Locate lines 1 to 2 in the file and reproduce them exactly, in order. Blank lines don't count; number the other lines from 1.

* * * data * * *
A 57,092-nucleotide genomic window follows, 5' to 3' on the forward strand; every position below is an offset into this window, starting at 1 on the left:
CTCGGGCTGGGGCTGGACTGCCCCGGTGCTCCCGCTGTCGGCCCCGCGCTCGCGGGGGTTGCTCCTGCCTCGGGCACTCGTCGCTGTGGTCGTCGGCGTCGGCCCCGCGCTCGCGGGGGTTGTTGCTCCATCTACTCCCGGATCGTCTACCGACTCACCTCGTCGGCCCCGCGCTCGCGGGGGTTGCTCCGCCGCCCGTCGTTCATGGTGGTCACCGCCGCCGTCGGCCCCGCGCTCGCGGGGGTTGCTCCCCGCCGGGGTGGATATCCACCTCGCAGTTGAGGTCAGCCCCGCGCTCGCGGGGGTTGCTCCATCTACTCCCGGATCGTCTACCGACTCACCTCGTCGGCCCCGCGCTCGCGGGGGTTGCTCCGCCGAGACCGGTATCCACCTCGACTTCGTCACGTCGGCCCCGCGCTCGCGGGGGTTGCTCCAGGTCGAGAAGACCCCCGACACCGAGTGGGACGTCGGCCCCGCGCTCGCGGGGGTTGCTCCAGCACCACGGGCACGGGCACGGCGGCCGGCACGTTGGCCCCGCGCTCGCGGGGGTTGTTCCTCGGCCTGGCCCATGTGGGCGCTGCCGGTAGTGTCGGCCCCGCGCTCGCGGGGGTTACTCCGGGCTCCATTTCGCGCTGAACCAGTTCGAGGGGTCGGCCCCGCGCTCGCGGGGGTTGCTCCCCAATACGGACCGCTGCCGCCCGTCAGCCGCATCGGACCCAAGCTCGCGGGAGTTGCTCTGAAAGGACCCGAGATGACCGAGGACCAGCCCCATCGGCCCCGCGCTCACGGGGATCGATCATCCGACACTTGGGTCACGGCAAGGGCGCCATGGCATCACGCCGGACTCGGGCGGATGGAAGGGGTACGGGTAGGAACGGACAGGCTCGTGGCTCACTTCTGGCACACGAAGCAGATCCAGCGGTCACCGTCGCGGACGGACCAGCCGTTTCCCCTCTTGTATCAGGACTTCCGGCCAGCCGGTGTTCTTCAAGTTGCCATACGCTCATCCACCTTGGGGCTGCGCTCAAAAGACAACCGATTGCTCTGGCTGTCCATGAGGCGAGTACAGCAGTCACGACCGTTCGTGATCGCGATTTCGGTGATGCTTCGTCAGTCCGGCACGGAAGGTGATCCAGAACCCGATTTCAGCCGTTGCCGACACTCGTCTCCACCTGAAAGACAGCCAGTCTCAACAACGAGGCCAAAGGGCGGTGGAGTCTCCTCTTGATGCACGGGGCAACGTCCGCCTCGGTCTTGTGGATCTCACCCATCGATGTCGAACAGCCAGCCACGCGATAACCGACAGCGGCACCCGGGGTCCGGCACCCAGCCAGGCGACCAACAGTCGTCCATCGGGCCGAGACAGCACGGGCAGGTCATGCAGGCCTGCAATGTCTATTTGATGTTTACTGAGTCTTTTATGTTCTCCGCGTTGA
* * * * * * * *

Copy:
A 57,092-nucleotide genomic window follows, 5' to 3' on the forward strand; every position below is an offset into this window, starting at 1 on the left:
CTCGGGCTGGGGCTGGACTGCCCCGGTGCTCCCGCTGTCGGCCCCGCGCTCGCGGGGGTTGCTCCTGCCTCGGGCACTCGTCGCTGTGGTCGTCGGCGTCGGCCCCGCGCTCGCGGGGGTTGTTGCTCCATCTACTCCCGGATCGTCTACCGACTCACCTCGTCGGCCCCGCGCTCGCGGGGGTTGCTCCGCCGCCCGTCGTTCATGGTGGTCACCGCCGCCGTCGGCCCCGCGCTCGCGGGGGTTGCTCCCCGCCGGGGTGGATATCCACCTCGCAGTTGAGGTCAGCCCCGCGCTCGCGGGGGTTGCTCCATCTACTCCCGGATCGTCTACCGACTCACCTCGTCGGCCCCGCGCTCGCGGGGGTTGCTCCGCCGAGACCGGTATCCACCTCGACTTCGTCACGTCGGCCCCGCGCTCGCGGGGGTTGCTCCAGGTCGAGAAGACCCCCGACACCGAGTGGGACGTCGGCCCCGCGCTCGCGGGGGTTGCTCCAGCACCACGGGCACGGGCACGGCGGCCGGCACGTTGGCCCCGCGCTCGCGGGGGTTGTTCCTCGGCCTGGCCCATGTGGGCGCTGCCGGTAGTGTCGGCCCCGCGCTCGCGGGGGTTACTCCGGGCTCCATTTCGCGCTGAACCAGTTCGAGGGGTCGGCCCCGCGCTCGCGGGGGTTGCTCCCCAATACGGACCGCTGCCGCCCGTCAGCCGCATCGGACCCAAGCTCGCGGGAGTTGCTCTGAAAGGACCCGAGATGACCGAGGACCAGCCCCATCGGCCCCGCGCTCACGGGGATCGATCATCCGACACTTGGGTCACGGCAAGGGCGCCATGGCATCACGCCGGACTCGGGCGGATGGAAGGGGTACGGGTAGGAACGGACAGGCTCGTGGCTCACTTCTGGCACACGAAGCAGATCCAGCGGTCACCGTCGCGGACGGACCAGCCGTTTCCCCTCTTGTATCAGGACTTCCGGCCAGCCGGTGTTCTTCAAGTTGCCATACGCTCATCCACCTTGGGGCTGCGCTCAAAAGACAACCGATTGCTCTGGCTGTCCATGAGGCGAGTACAGCAGTCACGACCGTTCGTGATCGCGATTTCGGTGATGCTTCGTCAGTCCGGCACGGAAGGTGATCCAGAACCCGATTTCAGCCGTTGCCGACACTCGTCTCCACCTGAAAGACAGCCAGTCTCAACAACGAGGCCAAAGGGCGGTGGAGTCTCCTCTTGATGCACGGGGCAACGTCCGCCTCGGTCTTGTGGATCTCACCCATCGATGTCGAACAGCCAGCCACGCGATAACCGACAGCGGCACCCGGGGTCCGGCACCCAGCCAGGCGACCAACAGTCGTCCATCGGGCCGAGACAGCACGGGCAGGTCATGCAGGCCTGCAATGTCTATTTGATGTTTACTGAGTCTTTTATGTTCTCCGCGTTGA